Synonyms

Ara-Khangay Volcanic Field | Tariat-Choloot | Chuluut | Hangayn Volcanic Field | Tariat Volcanic Field

Cones

Feature Name Feature Type Elevation Latitude Longitude
Dzan Tologai Cone
Khorog
    Horog
Pyroclastic cone
Shavaryn-Tsaram Cone

Photo Gallery


The fresh, sparsely vegetated lava flow filling this valley originated from Khorog (Horog) cinder cone (center). The cone is part of the Taryatu-Chulutu volcanic field in north-central Mongolia about 250 km west of Ulaanbaatar. The volcanic field contains six Holocene cinder cones along the Sumein and Gichgeniyn river valleys at the western end of the volcanic field. The lava flow from Khorog was radiocarbon dated at about 4930 years ago and dammed the Chulutu River, forming Lake Terkhin-Tsagan-Nur.

Photo by Piotr Olszewski, 2004.

Smithsonian Sample Collections Database


A listing of samples from the Smithsonian collections will be available soon.

Affiliated Sites

Large Eruptions of Taryatu-Chulutu Information about large Quaternary eruptions (VEI >= 4) is cataloged in the Large Magnitude Explosive Volcanic Eruptions (LaMEVE) database of the Volcano Global Risk Identification and Analysis Project (VOGRIPA).
WOVOdat WOVOdat is a database of volcanic unrest; instrumentally and visually recorded changes in seismicity, ground deformation, gas emission, and other parameters from their normal baselines. It is sponsored by the World Organization of Volcano Observatories (WOVO) and presently hosted at the Earth Observatory of Singapore.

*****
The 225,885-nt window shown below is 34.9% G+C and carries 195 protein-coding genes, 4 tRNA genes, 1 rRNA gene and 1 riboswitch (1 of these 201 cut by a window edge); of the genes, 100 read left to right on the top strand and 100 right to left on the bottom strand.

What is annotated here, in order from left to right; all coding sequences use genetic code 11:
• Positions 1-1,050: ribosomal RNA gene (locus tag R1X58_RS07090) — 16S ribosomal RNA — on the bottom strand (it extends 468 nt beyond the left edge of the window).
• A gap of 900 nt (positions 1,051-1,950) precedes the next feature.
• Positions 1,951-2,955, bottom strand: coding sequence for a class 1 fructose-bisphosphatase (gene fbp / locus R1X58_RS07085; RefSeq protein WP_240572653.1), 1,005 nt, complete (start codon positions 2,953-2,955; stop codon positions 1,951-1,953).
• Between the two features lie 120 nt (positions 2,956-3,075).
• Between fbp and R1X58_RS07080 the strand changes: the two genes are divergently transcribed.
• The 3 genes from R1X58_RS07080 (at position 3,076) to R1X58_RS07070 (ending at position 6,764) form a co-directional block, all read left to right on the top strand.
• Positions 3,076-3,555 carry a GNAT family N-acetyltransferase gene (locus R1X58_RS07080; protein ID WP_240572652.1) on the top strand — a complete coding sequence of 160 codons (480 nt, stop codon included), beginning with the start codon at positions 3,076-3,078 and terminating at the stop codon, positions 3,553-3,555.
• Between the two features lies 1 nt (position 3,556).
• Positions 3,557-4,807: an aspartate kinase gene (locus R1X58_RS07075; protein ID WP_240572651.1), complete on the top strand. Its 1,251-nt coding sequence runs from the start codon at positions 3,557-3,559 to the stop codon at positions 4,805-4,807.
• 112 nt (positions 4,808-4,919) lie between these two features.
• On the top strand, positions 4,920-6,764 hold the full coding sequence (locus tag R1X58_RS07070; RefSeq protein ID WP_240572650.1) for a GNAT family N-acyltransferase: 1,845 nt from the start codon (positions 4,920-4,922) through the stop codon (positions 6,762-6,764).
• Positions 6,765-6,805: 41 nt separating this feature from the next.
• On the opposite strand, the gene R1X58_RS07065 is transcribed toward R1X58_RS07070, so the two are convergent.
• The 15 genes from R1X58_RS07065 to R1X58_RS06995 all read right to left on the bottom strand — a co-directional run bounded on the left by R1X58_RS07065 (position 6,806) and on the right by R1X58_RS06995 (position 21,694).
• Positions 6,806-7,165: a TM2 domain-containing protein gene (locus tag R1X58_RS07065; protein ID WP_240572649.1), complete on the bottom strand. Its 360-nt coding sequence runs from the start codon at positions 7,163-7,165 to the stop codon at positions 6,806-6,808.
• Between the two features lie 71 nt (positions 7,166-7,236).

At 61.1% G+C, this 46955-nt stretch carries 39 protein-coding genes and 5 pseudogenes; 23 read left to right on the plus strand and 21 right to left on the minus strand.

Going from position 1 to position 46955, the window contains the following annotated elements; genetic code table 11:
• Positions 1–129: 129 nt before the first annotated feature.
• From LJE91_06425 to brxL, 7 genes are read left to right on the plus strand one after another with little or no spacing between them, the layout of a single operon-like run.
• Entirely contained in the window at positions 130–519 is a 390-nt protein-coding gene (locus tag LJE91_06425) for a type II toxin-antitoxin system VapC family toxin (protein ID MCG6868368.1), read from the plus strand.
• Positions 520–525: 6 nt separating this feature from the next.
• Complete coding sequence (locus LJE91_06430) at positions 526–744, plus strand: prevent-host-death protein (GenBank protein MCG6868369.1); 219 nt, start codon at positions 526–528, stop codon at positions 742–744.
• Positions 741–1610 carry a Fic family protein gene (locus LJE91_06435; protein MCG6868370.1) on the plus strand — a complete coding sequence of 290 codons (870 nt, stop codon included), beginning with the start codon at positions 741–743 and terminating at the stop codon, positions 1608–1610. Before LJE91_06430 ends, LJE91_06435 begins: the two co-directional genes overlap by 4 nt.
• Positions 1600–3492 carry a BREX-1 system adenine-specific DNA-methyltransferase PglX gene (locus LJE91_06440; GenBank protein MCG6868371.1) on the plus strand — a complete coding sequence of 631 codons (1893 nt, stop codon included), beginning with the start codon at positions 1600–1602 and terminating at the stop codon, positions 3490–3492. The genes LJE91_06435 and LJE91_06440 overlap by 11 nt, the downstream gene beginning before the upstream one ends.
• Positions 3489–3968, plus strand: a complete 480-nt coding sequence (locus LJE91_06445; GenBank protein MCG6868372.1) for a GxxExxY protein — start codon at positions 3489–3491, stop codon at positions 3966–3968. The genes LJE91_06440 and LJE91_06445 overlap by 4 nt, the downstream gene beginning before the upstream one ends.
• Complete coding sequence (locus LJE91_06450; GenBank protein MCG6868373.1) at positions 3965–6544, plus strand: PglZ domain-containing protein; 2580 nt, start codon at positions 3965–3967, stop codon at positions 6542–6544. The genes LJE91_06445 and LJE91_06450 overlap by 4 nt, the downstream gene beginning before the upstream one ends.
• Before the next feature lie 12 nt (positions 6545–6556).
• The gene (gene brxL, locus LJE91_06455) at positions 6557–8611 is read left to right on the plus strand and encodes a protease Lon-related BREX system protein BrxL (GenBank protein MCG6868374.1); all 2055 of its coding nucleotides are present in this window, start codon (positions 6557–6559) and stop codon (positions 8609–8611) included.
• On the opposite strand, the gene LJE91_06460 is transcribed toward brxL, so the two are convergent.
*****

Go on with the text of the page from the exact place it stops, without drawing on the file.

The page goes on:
EarthChem EarthChem develops and maintains databases, software, and services that support the preservation, discovery, access and analysis of geochemical data, and facilitate their integration with the broad array of other available earth science parameters. EarthChem is operated by a joint team of disciplinary scientists, data scientists, data managers and information technology developers who are part of the NSF-funded data facility Integrated Earth Data Applications (IEDA). IEDA is a collaborative effort of EarthChem and the Marine Geoscience Data System (MGDS).
MODVOLC - HIGP MODIS Thermal Alert System Using infrared satellite Moderate Resolution Imaging Spectroradiometer (MODIS) data, scientists at the Hawai'i Institute of Geophysics and Planetology, University of Hawai'i, developed an automated system called MODVOLC to map thermal hot-spots in near real time. For each MODIS image, the algorithm automatically scans each 1 km pixel within it to check for high-temperature hot-spots. When one is found the date, time, location, and intensity are recorded. MODIS looks at every square km of the Earth every 48 hours, once during the day and once during the night, and the presence of two MODIS sensors in space allows at least four hot-spot observations every two days. Each day updated global maps are compiled to display the locations of all hot spots detected in the previous 24 hours. There is a drop-down list with volcano names which allow users to 'zoom-in' and examine the distribution of hot-spots at a variety of spatial scales.
MIROVA Middle InfraRed Observation of Volcanic Activity (MIROVA) is a near real time volcanic hot-spot detection system based on the analysis of MODIS (Moderate Resolution Imaging Spectroradiometer) data. In particular, MIROVA uses the Middle InfraRed Radiation (MIR), measured over target volcanoes, in order to detect, locate and measure the heat radiation sourced from volcanic activity.